Midwest Modern Language Association (M/MLA)
November 10-13, 2005*Milwaukee, WI
Panel Sponsored by the Association for the Study of Literature & Environment (ASLE):
"Identity in the Ecosystem: How Natures Contribute to the Construction of Selves"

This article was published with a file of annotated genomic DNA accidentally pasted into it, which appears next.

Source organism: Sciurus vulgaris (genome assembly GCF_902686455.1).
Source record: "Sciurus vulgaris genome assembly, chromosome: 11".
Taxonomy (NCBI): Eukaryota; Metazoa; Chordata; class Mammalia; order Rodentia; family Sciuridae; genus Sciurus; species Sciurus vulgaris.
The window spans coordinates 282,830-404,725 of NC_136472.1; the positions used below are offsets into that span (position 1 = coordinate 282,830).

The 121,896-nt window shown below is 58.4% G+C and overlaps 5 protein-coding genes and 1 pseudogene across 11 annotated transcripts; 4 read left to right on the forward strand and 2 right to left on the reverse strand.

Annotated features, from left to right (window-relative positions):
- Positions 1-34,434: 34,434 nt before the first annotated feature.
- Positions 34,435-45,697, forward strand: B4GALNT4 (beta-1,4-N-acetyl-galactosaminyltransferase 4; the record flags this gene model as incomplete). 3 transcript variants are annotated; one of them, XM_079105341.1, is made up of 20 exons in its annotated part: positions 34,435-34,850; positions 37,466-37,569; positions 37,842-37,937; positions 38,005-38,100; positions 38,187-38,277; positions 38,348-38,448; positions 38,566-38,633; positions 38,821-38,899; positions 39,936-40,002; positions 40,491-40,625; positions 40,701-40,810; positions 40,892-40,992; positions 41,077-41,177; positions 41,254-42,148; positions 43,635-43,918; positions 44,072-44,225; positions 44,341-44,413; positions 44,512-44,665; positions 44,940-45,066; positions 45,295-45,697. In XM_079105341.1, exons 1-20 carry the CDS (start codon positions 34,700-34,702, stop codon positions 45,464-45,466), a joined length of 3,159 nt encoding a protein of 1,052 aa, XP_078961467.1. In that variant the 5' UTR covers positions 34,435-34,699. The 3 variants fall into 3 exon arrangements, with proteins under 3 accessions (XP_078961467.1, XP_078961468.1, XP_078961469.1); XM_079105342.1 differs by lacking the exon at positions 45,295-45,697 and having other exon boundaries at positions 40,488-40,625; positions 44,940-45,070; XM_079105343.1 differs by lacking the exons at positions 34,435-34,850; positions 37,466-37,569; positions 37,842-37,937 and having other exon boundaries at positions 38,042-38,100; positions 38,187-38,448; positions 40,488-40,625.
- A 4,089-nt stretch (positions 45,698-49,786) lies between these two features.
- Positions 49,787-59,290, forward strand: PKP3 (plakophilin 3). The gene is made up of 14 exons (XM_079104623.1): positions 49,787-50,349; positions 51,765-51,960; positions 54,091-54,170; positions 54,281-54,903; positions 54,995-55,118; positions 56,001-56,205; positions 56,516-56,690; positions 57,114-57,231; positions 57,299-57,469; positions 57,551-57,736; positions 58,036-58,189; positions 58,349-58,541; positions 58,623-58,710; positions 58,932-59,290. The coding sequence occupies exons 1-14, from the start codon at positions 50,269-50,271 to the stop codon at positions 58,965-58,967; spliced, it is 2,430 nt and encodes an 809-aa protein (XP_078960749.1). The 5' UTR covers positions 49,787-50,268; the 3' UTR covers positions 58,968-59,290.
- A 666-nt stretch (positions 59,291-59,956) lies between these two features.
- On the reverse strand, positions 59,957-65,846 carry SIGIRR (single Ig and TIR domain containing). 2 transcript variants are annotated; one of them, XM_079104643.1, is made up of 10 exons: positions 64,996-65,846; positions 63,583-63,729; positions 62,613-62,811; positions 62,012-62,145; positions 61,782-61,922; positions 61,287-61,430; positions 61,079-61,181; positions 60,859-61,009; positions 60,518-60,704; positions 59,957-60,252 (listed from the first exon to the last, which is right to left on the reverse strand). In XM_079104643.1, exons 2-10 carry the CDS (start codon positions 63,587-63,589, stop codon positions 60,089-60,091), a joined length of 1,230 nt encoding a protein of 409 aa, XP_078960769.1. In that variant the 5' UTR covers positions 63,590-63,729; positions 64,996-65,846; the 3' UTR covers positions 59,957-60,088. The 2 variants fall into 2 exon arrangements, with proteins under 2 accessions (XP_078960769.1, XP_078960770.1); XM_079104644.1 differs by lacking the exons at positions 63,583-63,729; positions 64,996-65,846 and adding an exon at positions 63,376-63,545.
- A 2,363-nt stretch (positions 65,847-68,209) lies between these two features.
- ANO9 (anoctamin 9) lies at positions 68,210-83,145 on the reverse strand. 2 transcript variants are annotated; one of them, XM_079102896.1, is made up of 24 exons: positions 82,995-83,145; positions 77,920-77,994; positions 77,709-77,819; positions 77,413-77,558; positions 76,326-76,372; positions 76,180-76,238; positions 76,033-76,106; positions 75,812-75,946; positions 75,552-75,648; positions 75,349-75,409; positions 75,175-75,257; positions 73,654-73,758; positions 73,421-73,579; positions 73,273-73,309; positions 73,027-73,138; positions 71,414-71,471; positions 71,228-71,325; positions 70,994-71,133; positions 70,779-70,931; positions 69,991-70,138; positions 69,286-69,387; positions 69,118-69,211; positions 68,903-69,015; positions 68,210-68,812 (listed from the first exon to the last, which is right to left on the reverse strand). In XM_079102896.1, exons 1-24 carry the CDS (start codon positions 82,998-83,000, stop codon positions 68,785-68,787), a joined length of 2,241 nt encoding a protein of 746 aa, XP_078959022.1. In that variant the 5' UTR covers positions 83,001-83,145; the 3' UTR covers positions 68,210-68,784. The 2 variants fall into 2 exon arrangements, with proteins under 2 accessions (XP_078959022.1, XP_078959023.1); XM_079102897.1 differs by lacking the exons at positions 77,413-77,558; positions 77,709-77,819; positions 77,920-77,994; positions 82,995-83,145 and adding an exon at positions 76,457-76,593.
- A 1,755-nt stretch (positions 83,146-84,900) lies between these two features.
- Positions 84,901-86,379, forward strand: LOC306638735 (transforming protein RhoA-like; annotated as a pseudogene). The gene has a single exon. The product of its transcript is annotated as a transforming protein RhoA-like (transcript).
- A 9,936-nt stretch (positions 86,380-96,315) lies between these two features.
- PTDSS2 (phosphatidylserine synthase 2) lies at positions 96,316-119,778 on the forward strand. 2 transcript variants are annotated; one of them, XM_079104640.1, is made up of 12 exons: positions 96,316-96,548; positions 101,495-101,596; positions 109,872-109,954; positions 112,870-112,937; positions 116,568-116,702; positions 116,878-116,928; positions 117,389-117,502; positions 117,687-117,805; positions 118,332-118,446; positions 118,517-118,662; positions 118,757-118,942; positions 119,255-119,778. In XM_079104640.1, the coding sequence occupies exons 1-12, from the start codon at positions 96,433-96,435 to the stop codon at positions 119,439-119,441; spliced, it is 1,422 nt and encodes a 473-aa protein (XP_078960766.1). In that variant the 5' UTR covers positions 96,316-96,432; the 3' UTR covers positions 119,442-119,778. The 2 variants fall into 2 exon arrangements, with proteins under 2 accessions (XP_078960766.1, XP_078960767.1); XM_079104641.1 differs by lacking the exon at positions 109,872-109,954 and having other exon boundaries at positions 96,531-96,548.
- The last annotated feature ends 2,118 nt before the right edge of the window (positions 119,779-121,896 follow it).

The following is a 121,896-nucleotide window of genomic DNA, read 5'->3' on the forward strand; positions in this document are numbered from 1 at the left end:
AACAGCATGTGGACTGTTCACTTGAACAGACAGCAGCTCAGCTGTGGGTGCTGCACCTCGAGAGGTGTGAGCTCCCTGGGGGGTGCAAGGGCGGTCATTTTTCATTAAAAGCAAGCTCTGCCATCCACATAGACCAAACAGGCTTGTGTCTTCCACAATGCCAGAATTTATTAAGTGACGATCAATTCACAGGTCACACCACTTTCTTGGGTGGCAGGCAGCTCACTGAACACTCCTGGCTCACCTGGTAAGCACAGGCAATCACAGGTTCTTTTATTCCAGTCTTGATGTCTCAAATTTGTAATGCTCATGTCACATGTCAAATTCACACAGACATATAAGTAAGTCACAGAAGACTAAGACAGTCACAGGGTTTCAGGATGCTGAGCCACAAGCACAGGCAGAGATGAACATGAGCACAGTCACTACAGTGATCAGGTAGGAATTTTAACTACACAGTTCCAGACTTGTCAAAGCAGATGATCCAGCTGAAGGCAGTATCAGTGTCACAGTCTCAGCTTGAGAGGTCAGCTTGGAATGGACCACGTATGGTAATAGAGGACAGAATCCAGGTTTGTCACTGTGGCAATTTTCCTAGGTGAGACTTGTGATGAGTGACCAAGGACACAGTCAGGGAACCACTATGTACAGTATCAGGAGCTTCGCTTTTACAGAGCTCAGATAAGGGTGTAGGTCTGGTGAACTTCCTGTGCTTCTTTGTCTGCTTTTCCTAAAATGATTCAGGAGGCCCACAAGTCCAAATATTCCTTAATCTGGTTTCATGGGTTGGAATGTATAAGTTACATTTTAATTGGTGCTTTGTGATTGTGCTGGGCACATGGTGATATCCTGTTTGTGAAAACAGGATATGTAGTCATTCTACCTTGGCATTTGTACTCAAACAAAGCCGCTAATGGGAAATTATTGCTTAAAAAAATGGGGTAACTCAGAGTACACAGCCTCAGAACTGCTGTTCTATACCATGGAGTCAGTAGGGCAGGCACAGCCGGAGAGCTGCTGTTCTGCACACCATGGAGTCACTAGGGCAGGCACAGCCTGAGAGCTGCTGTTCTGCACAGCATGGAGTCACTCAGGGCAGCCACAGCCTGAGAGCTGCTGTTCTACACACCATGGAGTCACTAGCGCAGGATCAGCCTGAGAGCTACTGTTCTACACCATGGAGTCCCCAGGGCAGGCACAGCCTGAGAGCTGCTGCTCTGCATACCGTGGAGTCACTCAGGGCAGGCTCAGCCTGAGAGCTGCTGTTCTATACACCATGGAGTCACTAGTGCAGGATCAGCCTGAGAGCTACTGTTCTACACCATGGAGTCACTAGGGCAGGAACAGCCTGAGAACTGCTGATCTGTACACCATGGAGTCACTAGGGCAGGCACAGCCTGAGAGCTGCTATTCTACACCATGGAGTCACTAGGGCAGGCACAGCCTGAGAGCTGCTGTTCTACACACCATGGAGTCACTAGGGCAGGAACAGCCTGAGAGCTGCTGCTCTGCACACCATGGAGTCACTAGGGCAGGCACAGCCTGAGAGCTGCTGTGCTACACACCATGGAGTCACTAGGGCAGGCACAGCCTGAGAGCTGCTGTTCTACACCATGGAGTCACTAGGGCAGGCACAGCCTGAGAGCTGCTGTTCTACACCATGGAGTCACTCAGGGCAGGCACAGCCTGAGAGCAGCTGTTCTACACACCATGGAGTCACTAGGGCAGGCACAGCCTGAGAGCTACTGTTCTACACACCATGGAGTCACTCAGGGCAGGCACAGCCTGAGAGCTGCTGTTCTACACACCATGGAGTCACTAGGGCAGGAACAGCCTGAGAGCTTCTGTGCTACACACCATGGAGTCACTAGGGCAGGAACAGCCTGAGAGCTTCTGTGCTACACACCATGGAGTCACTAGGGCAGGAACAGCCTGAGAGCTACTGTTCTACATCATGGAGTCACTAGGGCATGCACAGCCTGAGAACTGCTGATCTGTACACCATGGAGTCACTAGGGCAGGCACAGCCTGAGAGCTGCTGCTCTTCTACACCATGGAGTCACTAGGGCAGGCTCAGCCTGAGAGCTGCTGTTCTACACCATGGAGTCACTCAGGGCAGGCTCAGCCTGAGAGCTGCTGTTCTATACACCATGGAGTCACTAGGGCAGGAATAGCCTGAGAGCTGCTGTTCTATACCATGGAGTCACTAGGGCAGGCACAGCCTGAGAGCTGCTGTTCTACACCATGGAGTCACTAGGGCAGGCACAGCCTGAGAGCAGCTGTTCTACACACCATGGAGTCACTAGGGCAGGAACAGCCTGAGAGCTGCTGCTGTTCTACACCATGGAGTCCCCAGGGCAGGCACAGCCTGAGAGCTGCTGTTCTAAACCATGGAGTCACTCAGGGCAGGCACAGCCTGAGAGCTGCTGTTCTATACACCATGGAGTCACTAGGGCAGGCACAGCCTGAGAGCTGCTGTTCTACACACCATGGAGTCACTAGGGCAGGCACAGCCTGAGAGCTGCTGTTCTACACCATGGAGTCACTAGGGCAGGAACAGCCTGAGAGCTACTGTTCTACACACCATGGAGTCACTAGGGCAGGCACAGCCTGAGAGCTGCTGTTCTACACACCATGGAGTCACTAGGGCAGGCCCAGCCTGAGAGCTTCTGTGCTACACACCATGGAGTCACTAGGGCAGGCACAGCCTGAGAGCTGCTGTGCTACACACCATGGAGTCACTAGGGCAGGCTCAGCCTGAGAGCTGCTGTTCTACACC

Ecological transition zones, or "ecotones"—zones where two or more ecosystems meet—are some of the most biologically productive areas on the planet. Literary scholars have long been interested in our own favored brand of transition, employing concepts such as "slippage" and "the instability of the text." This ecological-literary transition zone suggests an exploration of another sort of duality: the varieties of identity-construction processes at work in characters whose experiences in nature differ diametrically. Such diameters could include work/leisure, East/West, mountain/valley (or forest/prairie, etc.), wilderness/city, youth/age, enslaved/free, and so on. This panel will consider several of these dichotomies and thus seek to gain an understanding of how membership in different ecosystems can contribute to the construction of different selves. Of particular interest are proposals that read a single character's experiences in two or more ecosystems or, in what might be the most productive approach and one that avoids the reductive binary, in two ecosystems and their ecotone, as well as those that draw on evolutionary psychology theory or theory from allied fields such as ecological or environmental psychology/anthropology, cognitive science, or human ecology. Please send 500-word abstracts by April 1, 2005 to the following e-mail address.
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